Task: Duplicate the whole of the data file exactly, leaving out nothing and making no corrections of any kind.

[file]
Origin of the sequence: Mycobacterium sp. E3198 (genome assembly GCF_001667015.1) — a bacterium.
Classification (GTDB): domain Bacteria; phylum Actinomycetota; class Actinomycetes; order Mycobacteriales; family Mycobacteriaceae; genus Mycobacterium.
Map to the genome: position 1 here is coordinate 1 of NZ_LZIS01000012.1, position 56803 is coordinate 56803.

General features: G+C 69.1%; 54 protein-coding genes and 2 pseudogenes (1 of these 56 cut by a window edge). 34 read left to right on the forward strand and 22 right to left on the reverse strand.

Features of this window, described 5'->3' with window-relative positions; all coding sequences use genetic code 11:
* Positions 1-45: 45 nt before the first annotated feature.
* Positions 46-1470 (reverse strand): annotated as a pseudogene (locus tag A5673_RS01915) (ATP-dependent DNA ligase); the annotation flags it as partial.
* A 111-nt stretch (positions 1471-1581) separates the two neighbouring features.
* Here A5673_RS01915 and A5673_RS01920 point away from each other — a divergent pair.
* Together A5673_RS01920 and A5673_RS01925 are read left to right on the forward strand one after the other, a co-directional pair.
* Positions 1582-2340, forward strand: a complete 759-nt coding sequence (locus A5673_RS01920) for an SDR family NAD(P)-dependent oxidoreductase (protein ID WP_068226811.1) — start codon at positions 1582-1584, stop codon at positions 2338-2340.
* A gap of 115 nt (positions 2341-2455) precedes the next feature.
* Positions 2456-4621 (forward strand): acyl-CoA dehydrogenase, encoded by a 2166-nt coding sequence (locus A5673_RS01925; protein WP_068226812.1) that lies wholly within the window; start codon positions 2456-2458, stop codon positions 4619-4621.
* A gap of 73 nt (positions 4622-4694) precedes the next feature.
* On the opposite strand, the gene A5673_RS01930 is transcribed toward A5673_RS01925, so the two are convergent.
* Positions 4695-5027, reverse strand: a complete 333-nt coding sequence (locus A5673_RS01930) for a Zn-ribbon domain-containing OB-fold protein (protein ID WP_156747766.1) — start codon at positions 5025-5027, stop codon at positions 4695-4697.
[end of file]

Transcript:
Origin of the sequence: Mycobacterium sp. E3198 (genome assembly GCF_001667015.1) — a bacterium.
Classification (GTDB): domain Bacteria; phylum Actinomycetota; class Actinomycetes; order Mycobacteriales; family Mycobacteriaceae; genus Mycobacterium.
Map to the genome: position 1 here is coordinate 1 of NZ_LZIS01000012.1, position 56803 is coordinate 56803.

General features: G+C 69.1%; 54 protein-coding genes and 2 pseudogenes (1 of these 56 cut by a window edge). 34 read left to right on the forward strand and 22 right to left on the reverse strand.

Features of this window, described 5'->3' with window-relative positions; all coding sequences use genetic code 11:
* Positions 1-45: 45 nt before the first annotated feature.
* Positions 46-1470 (reverse strand): annotated as a pseudogene (locus tag A5673_RS01915) (ATP-dependent DNA ligase); the annotation flags it as partial.
* A 111-nt stretch (positions 1471-1581) separates the two neighbouring features.
* Here A5673_RS01915 and A5673_RS01920 point away from each other — a divergent pair.
* Together A5673_RS01920 and A5673_RS01925 are read left to right on the forward strand one after the other, a co-directional pair.
* Positions 1582-2340, forward strand: a complete 759-nt coding sequence (locus A5673_RS01920) for an SDR family NAD(P)-dependent oxidoreductase (protein ID WP_068226811.1) — start codon at positions 1582-1584, stop codon at positions 2338-2340.
* A gap of 115 nt (positions 2341-2455) precedes the next feature.
* Positions 2456-4621 (forward strand): acyl-CoA dehydrogenase, encoded by a 2166-nt coding sequence (locus A5673_RS01925; protein WP_068226812.1) that lies wholly within the window; start codon positions 2456-2458, stop codon positions 4619-4621.
* A gap of 73 nt (positions 4622-4694) precedes the next feature.
* On the opposite strand, the gene A5673_RS01930 is transcribed toward A5673_RS01925, so the two are convergent.
* Positions 4695-5027, reverse strand: a complete 333-nt coding sequence (locus A5673_RS01930) for a Zn-ribbon domain-containing OB-fold protein (protein ID WP_156747766.1) — start codon at positions 5025-5027, stop codon at positions 4695-4697.